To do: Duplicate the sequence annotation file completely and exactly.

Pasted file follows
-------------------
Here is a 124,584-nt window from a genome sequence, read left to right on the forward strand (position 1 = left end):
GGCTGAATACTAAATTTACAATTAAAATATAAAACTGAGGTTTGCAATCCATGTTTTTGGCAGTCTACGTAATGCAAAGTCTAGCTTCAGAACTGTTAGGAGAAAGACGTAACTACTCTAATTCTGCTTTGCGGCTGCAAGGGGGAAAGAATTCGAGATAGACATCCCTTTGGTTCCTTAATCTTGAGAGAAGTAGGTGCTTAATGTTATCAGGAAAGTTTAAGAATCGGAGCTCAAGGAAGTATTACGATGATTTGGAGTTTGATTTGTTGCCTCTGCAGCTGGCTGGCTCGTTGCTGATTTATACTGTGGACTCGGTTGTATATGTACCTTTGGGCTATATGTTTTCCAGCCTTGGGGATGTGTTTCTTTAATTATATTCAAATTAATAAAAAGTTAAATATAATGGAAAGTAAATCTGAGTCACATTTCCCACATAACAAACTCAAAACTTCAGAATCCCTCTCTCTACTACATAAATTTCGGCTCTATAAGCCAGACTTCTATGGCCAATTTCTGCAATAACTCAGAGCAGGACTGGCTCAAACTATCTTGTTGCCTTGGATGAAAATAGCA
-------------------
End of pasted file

Here is a 124,584-nt window from a genome sequence, read left to right on the forward strand (position 1 = left end):
GGCTGAATACTAAATTTACAATTAAAATATAAAACTGAGGTTTGCAATCCATGTTTTTGGCAGTCTACGTAATGCAAAGTCTAGCTTCAGAACTGTTAGGAGAAAGACGTAACTACTCTAATTCTGCTTTGCGGCTGCAAGGGGGAAAGAATTCGAGATAGACATCCCTTTGGTTCCTTAATCTTGAGAGAAGTAGGTGCTTAATGTTATCAGGAAAGTTTAAGAATCGGAGCTCAAGGAAGTATTACGATGATTTGGAGTTTGATTTGTTGCCTCTGCAGCTGGCTGGCTCGTTGCTGATTTATACTGTGGACTCGGTTGTATATGTACCTTTGGGCTATATGTTTTCCAGCCTTGGGGATGTGTTTCTTTAATTATATTCAAATTAATAAAAAGTTAAATATAATGGAAAGTAAATCTGAGTCACATTTCCCACATAACAAACTCAAAACTTCAGAATCCCTCTCTCTACTACATAAATTTCGGCTCTATAAGCCAGACTTCTATGGCCAATTTCTGCAATAACTCAGAGCAGGACTGGCTCAAACTATCTTGTTGCCTTGGATGAAAATAGCA